I felt overwhelming fear. If Phil could be so wrong about his assassin, then who am I to makedecisions about people or even for myself? I was scared and unsure. Idrifted not knowing where to go or who to call. I wished to die, but I couldnt give the assassin the bonus of gettingme too. I began to fight back into lifeone small step at a time.
As time crept by, I became aware of shifting friendships andthe fact that I no longer felt like I fit it. I know that even among my family members, people pulled away. I do not think it was an intentionalsevering, rather, I think it was all of us grieving an unnatural death in ourown manner. People who had been longterm friends pulled away and have not reached out. I am not sure if it was because they thoughtthat somehow my moral compass might have changed, if they thought I was a thirdwheel, my sadness was too much to bear, or if I was too much of a visiblereminder as to what could happen to their spouses. It made me feel broken, deficient, and deeplylonely. I have changedI am a betterfriend because I know all too well about how fleeting life is. I no longer sit in the shadows afraid to saythings or to wait for life to happen.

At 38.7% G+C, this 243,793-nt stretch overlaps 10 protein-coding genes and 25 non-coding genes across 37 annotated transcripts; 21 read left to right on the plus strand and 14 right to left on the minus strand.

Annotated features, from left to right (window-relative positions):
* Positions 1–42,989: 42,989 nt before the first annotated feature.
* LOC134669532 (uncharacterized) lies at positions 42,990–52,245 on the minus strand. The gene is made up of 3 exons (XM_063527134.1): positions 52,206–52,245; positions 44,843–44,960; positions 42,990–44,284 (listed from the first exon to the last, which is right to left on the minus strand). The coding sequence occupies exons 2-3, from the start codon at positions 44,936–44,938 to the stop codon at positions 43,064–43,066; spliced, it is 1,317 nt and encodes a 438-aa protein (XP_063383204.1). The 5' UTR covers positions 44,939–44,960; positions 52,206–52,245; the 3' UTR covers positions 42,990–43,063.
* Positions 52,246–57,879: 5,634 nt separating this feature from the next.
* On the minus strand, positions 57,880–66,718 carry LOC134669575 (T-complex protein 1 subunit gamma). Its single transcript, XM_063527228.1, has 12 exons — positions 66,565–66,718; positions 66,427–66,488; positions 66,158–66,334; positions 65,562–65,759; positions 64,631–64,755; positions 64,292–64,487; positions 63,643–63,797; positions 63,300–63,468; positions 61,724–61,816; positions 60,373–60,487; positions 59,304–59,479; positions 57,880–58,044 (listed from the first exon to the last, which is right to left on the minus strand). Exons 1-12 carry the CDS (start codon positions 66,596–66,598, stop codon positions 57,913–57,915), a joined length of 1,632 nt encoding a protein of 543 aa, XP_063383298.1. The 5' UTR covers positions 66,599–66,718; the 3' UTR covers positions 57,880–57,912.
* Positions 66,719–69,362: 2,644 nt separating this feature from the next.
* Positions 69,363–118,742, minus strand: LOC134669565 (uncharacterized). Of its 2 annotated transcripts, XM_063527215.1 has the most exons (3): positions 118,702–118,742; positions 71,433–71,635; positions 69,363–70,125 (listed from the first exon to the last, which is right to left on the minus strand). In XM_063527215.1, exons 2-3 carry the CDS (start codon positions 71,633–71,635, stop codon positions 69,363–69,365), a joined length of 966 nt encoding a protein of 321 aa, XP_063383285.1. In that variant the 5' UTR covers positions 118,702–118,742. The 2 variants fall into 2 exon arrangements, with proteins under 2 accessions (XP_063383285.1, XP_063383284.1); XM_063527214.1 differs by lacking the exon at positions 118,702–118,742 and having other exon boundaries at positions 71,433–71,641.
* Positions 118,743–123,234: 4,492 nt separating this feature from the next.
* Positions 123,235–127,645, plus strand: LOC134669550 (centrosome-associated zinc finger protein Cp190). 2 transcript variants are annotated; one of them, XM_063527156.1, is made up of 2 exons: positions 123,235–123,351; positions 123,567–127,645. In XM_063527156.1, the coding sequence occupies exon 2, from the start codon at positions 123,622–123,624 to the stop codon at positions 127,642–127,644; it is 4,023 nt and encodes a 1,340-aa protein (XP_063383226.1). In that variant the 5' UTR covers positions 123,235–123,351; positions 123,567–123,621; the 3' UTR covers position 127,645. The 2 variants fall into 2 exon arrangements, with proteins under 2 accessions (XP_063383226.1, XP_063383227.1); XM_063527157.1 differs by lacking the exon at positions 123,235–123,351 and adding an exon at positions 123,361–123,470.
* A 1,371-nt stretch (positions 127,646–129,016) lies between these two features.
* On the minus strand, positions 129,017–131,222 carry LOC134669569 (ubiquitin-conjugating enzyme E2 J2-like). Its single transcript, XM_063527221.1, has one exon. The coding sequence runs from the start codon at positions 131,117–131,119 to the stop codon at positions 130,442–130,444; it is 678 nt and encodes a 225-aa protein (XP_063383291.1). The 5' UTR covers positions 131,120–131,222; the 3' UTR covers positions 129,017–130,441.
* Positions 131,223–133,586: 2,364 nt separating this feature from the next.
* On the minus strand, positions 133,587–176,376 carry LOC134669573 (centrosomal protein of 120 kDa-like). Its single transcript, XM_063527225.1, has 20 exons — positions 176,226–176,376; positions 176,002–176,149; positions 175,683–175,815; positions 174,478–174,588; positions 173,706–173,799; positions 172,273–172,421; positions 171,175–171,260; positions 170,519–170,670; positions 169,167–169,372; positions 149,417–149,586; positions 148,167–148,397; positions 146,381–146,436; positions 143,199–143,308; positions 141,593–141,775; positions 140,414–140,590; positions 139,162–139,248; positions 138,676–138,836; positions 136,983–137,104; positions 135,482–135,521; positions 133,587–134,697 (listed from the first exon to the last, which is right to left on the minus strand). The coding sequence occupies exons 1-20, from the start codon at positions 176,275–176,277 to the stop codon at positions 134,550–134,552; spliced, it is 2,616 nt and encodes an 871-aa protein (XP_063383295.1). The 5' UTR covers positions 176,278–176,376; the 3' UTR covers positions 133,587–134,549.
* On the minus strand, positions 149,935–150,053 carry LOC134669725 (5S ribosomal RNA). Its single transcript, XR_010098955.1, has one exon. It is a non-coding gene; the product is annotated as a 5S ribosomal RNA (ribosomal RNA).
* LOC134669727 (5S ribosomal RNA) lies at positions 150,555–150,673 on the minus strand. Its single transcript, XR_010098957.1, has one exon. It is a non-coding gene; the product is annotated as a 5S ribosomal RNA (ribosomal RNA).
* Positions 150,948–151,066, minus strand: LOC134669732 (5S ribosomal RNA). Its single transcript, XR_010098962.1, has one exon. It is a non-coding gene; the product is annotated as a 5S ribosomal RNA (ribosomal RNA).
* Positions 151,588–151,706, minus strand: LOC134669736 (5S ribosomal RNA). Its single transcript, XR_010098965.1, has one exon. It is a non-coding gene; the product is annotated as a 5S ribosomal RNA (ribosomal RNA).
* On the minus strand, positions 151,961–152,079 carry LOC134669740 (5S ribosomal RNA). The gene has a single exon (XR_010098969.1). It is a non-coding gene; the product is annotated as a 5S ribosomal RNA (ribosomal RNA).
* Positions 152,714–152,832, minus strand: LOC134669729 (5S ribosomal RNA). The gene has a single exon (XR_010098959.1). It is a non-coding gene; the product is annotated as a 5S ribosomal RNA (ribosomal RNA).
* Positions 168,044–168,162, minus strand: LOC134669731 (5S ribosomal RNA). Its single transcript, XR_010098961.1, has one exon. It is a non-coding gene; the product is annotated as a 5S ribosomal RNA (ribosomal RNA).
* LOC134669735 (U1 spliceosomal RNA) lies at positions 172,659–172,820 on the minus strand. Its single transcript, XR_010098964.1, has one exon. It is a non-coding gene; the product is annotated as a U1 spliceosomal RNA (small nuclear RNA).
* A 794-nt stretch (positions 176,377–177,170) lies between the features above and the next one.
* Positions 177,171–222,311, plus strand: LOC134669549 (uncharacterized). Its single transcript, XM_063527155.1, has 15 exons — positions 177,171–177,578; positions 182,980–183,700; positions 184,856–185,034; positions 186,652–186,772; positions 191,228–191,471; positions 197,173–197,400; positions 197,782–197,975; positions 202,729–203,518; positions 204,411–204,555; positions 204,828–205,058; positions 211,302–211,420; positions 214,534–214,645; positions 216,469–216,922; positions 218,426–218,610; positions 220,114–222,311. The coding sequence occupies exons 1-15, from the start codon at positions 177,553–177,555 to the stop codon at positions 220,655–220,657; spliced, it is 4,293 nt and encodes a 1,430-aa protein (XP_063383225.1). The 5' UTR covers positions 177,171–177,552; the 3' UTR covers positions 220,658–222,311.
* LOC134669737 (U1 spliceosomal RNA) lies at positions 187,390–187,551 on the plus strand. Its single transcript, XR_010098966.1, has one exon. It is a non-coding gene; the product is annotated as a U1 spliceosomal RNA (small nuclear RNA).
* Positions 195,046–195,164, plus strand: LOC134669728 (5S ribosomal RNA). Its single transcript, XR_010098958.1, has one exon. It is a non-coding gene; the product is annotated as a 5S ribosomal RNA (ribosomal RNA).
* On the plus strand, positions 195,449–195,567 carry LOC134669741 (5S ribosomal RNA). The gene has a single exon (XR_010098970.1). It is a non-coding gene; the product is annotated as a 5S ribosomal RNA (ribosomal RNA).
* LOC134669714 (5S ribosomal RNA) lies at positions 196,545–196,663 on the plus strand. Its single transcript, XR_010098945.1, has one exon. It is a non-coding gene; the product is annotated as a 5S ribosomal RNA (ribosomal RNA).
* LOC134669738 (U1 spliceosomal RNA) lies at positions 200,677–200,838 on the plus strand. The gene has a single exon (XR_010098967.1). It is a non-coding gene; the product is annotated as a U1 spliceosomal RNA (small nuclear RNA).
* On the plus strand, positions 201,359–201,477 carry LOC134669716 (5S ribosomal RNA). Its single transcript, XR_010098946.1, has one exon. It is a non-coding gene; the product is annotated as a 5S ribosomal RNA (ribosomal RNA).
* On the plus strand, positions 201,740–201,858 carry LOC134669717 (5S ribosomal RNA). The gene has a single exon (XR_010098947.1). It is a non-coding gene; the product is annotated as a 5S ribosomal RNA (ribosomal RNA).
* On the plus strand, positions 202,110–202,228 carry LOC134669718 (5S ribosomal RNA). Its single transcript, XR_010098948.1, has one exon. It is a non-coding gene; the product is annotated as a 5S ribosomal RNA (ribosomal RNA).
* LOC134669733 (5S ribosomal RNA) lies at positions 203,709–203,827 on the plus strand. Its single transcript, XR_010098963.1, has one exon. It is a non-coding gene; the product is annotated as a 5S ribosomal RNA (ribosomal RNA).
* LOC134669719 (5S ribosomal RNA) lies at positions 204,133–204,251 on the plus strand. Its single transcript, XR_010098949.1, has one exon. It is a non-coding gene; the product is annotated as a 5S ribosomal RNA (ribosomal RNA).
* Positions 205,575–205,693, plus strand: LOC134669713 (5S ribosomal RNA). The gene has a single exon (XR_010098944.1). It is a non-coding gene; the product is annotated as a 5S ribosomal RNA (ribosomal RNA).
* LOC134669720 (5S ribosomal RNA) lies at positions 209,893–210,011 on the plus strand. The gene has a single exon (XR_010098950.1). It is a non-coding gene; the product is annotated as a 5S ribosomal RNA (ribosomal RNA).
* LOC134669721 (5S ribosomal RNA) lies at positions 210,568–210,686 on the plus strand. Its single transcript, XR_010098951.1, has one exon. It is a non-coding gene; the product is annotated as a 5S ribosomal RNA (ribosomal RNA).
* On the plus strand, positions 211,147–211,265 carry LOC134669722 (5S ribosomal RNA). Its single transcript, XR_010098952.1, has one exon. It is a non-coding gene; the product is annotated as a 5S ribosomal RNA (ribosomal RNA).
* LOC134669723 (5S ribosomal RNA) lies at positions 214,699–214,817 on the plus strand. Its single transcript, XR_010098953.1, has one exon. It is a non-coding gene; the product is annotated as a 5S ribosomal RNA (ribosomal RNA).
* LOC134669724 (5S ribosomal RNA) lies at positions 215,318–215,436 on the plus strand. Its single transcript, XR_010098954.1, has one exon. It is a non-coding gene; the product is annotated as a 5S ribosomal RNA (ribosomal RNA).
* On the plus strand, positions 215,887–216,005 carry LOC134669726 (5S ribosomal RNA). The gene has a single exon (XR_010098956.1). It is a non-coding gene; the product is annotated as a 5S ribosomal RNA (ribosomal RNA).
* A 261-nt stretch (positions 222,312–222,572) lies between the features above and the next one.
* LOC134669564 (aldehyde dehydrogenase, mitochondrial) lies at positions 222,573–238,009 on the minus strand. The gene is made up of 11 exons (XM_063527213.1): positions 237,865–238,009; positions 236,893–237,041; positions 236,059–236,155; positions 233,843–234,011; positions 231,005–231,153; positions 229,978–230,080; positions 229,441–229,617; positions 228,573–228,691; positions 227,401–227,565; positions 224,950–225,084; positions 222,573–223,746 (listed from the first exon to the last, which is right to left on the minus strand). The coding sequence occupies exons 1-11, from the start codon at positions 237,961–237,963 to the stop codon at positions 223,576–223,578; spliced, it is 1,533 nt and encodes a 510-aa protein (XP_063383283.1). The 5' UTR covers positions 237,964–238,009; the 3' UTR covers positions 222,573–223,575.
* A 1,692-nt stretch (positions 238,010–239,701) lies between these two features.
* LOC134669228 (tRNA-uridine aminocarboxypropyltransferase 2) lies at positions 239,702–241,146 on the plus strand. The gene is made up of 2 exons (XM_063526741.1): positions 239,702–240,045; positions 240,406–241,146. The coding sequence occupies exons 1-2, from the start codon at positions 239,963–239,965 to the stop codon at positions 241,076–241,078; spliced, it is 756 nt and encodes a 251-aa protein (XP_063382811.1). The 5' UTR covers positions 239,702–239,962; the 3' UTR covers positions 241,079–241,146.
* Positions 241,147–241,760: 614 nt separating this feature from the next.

I struggle because after 23 years of marriage, I knew how tobe the traditional wife and the traditional mom. I dont know how to be single or how to fixmy car, electronics, drive long distances, and I could go on. I have discovered that I am capable ofspeaking and that I like certain foods I would have once never had in my housebecause Phil couldnt stand the smell of stronger foods. I have discovered that I know where I want tolive and where home is. Before homewas Phil and wherever the military sent us. Colorado is beckoning meCome home, come home. Like an adolescent, I have moments of self-doubtand moments of anger, but those moments of self-discovery have compelled me forward. These opportunities and this quest to findmeaning and to honor the men and women gone far too soon and the families athome waiting for them have opened doors I never imagined for myself. I saw, and often still see, myself as aninvisible behind the scenes kind of girl, but in my darkest hours, a fire wasfuelled. I need, I want, and I try tohonor Phil and his incredible story, but more than that, I know that every nameflashing across the television screens had someone at home waiting for them,loving them, and whose lives were shattered in the most unspeakable way. This is part of what I consider to be thetrue second phase of grieving for most people.